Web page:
Call me a feminist, I love a good woman in power. Also, pretty much anything animated, but that’s a different story. So I was intrigued to hear about Netflix’s remake of the 1985 animated series She-Ra, the Princess of Power. It’s pretty well known that the introduction of He-Man’s twin sister was meant to appeal to girls, but the sad fact is that the company’s aim was to sell toys rather than give them a strong female figure to look up to. With Netflix’s newest reboot, girls and guys alike are crowding screens to have a look at this more colourful debut.
So in the midst of critical reviews and fans hailing from both sides of the fence, I decided to put She-Ra and the Princesses of Power (2018) to the test. The Bechdel test, that is.
WTF is the Bechdel test?
The Bechdel test, popularised by Alison Bechdel and her comic strip Dyke to Watch Out For in 1985, is a measure of testing the female presence in movies and other works of fiction. Movies and the like are measured according to three criteria: are there at least two women present, do they interact and talk to one another, and is the discussion about anything other than a man. To put it simply, this test is used to highlight the inequality of female portrayals in films, series and books. Afterall, as much as we loved Twilight back in the day, I think we can all agree that women have more to say than to gush about a guy.
How does She-Ra measure up:
As with the original series, She-Ra is the alter-ego of the princess Adora, raised and trained by the Horde to fight on the side of evil. That is, until she meets Glimmer and Bow, her soon-to-be besties. Her badass persona is brought about by a magic sword and characteristic battlecry, “For the honour of Greyskull!”
So, I bet you’re wondering what the scores are. Well, the characters are 95% female, they communicate with each other constantly throughout the series, and the conversation is anything other than male-centric.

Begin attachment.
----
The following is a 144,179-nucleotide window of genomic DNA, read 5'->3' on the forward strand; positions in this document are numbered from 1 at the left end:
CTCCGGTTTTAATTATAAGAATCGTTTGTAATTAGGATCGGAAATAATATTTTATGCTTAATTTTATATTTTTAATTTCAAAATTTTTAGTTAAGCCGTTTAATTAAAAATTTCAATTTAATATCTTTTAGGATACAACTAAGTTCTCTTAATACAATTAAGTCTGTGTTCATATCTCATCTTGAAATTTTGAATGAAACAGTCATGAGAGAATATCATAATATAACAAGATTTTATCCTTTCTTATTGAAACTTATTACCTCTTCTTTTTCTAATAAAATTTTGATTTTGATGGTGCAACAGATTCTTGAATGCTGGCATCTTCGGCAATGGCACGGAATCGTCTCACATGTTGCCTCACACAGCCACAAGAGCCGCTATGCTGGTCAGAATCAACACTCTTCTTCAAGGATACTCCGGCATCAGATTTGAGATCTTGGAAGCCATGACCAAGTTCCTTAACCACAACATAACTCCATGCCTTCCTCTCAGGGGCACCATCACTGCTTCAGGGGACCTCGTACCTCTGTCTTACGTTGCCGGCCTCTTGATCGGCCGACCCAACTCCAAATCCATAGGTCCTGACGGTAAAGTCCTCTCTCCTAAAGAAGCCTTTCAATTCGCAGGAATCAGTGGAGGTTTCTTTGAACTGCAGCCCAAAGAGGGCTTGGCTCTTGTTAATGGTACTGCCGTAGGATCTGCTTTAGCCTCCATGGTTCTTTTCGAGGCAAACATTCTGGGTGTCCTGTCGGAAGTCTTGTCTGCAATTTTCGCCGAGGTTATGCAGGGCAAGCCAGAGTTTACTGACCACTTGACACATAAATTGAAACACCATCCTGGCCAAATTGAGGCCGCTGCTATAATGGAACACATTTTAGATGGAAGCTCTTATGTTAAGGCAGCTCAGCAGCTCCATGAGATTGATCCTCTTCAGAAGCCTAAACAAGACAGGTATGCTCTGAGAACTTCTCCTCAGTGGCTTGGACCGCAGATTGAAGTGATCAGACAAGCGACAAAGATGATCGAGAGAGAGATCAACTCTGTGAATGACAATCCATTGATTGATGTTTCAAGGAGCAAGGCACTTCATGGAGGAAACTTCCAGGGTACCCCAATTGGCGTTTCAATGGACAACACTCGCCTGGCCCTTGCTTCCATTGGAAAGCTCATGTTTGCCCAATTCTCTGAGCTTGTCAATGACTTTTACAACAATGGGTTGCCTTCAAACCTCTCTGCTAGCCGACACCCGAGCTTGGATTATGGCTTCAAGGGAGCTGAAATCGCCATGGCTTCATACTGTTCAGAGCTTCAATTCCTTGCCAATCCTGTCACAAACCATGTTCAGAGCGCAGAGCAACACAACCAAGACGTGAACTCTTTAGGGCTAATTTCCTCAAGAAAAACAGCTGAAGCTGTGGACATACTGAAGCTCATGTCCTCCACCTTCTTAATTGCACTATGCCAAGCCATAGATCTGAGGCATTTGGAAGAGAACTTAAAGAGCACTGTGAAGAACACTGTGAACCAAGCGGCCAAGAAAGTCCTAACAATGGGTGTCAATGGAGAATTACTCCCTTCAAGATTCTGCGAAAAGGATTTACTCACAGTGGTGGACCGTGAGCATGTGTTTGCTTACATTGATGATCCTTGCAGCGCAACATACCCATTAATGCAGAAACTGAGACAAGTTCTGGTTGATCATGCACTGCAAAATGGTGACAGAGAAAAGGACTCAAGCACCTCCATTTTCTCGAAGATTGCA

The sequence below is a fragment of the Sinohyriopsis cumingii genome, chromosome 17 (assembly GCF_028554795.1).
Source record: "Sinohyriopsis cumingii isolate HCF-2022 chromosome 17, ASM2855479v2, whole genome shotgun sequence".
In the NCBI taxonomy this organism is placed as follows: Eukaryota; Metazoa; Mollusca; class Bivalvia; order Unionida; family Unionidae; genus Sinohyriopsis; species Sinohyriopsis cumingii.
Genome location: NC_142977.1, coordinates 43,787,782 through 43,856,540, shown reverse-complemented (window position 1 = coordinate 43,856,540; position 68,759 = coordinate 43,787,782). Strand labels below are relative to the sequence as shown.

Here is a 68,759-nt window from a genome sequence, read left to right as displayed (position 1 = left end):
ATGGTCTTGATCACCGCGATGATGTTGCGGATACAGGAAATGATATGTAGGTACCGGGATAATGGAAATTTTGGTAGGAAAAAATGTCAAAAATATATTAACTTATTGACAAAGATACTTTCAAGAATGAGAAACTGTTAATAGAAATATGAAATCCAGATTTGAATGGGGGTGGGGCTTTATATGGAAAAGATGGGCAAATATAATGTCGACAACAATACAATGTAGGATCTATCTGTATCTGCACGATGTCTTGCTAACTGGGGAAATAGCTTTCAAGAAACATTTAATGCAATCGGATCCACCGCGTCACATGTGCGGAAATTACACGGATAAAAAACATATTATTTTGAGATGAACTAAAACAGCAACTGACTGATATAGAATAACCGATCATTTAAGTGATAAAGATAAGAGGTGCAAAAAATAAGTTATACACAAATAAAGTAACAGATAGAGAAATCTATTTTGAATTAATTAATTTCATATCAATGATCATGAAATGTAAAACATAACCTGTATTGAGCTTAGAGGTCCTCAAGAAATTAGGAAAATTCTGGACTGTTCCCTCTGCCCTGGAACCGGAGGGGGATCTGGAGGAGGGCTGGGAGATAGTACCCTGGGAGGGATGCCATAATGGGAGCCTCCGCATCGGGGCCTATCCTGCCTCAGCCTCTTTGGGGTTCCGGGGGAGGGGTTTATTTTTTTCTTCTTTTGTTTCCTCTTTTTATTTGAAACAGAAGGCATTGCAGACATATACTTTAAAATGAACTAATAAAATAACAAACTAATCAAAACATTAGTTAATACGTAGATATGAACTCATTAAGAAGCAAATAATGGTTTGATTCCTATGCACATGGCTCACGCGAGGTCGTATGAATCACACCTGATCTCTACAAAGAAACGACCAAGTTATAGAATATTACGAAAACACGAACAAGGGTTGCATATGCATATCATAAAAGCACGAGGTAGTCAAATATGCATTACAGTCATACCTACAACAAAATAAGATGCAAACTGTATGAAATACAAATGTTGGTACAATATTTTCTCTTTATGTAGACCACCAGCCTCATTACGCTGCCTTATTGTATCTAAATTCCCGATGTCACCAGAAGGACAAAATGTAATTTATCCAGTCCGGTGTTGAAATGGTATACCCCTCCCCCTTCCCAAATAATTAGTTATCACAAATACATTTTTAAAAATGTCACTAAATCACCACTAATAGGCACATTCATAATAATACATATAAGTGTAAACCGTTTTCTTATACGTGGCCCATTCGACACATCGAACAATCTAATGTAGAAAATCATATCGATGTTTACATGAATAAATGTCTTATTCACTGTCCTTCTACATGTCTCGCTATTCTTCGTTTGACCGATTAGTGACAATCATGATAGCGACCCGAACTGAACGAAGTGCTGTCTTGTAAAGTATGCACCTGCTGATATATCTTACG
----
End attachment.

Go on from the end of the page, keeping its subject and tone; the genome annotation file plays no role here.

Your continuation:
She-Ra passes the Bechdel test with flying colours!
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Producer Noelle Stevenson, of Lumberjanes acclaim, has added a much more relatable human side to our favourite heroine, making her question friendships, foes and moral integrity among others. Most of the characters in She-Ra and the Princesses of Power are female, with the exception of Bow, one of Adora’s two besties and what I found particularly great was the fact that these characters came in different shapes and sizes, with various ethnicities and backgrounds.
Although Adora and She-Ra herself underwent a bit of a change in this reboot, trading mini-skirt for shorts, her physical appearance and height stayed pretty much identical to the predecessor series. This didn’t stop the fans — admittedly mostly male, I might add — from responding in outrage to costume changes and the younger She-Ra. Cue the transphobic and homophobic remarks.
What it did get, though, was a very big and very positive response from the LGBTQ+ community. Not of the characters are cut-and-dry heterosexual; even Bow, the only male lead, has fans in a tizzy after an episode shows him a sort of chest binder.
Okay, critical thinking aside, I really enjoyed these thirteen episodes, and look forward to the next story-arc, should the series be renewed for a second season. The animation has a very clean, clear and colourful appearance – think Ben 10, but with glitter and rainbows – and the storylines are a lot more complex than just a regular kiddies show. For anyone unsure of whether to watch it or not, I urge you to give it a try. The females are fierce and capable, and give girls great at role models to look up to.
Haven’t seen the trailer yet? Check it out here: